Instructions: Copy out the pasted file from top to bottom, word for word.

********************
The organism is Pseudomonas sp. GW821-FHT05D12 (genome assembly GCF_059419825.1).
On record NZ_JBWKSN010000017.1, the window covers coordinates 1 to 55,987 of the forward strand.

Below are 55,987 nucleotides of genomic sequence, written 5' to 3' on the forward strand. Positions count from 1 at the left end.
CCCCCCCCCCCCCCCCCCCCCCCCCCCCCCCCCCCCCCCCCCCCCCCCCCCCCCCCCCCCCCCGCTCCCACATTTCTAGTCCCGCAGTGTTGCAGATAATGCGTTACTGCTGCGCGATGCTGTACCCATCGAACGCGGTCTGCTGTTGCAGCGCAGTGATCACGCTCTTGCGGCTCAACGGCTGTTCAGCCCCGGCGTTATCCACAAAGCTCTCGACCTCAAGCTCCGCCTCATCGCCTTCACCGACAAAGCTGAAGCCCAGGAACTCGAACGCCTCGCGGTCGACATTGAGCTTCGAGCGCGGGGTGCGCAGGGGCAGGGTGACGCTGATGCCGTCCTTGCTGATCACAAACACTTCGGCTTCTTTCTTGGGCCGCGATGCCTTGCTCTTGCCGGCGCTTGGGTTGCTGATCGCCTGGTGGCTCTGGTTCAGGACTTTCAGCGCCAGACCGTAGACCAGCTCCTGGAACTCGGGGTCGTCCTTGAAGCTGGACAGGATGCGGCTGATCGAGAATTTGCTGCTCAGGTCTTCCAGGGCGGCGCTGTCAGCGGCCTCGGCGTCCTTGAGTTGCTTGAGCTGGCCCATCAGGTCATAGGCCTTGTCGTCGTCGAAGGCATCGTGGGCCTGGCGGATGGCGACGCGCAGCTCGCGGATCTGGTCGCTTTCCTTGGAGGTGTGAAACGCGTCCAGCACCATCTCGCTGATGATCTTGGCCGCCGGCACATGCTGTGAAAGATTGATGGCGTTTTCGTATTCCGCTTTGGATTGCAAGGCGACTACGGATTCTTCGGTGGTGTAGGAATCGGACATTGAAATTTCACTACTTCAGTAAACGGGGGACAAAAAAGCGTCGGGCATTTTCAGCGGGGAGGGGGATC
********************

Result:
The organism is Pseudomonas sp. GW821-FHT05D12 (genome assembly GCF_059419825.1).
On record NZ_JBWKSN010000017.1, the window covers coordinates 1 to 55,987 of the forward strand.

Below are 55,987 nucleotides of genomic sequence, written 5' to 3' on the forward strand. Positions count from 1 at the left end.
CCCCCCCCCCCCCCCCCCCCCCCCCCCCCCCCCCCCCCCCCCCCCCCCCCCCCCCCCCCCCCCGCTCCCACATTTCTAGTCCCGCAGTGTTGCAGATAATGCGTTACTGCTGCGCGATGCTGTACCCATCGAACGCGGTCTGCTGTTGCAGCGCAGTGATCACGCTCTTGCGGCTCAACGGCTGTTCAGCCCCGGCGTTATCCACAAAGCTCTCGACCTCAAGCTCCGCCTCATCGCCTTCACCGACAAAGCTGAAGCCCAGGAACTCGAACGCCTCGCGGTCGACATTGAGCTTCGAGCGCGGGGTGCGCAGGGGCAGGGTGACGCTGATGCCGTCCTTGCTGATCACAAACACTTCGGCTTCTTTCTTGGGCCGCGATGCCTTGCTCTTGCCGGCGCTTGGGTTGCTGATCGCCTGGTGGCTCTGGTTCAGGACTTTCAGCGCCAGACCGTAGACCAGCTCCTGGAACTCGGGGTCGTCCTTGAAGCTGGACAGGATGCGGCTGATCGAGAATTTGCTGCTCAGGTCTTCCAGGGCGGCGCTGTCAGCGGCCTCGGCGTCCTTGAGTTGCTTGAGCTGGCCCATCAGGTCATAGGCCTTGTCGTCGTCGAAGGCATCGTGGGCCTGGCGGATGGCGACGCGCAGCTCGCGGATCTGGTCGCTTTCCTTGGAGGTGTGAAACGCGTCCAGCACCATCTCGCTGATGATCTTGGCCGCCGGCACATGCTGTGAAAGATTGATGGCGTTTTCGTATTCCGCTTTGGATTGCAAGGCGACTACGGATTCTTCGGTGGTGTAGGAATCGGACATTGAAATTTCACTACTTCAGTAAACGGGGGACAAAAAAGCGTCGGGCATTTTCAGCGGGGAGGGGGATC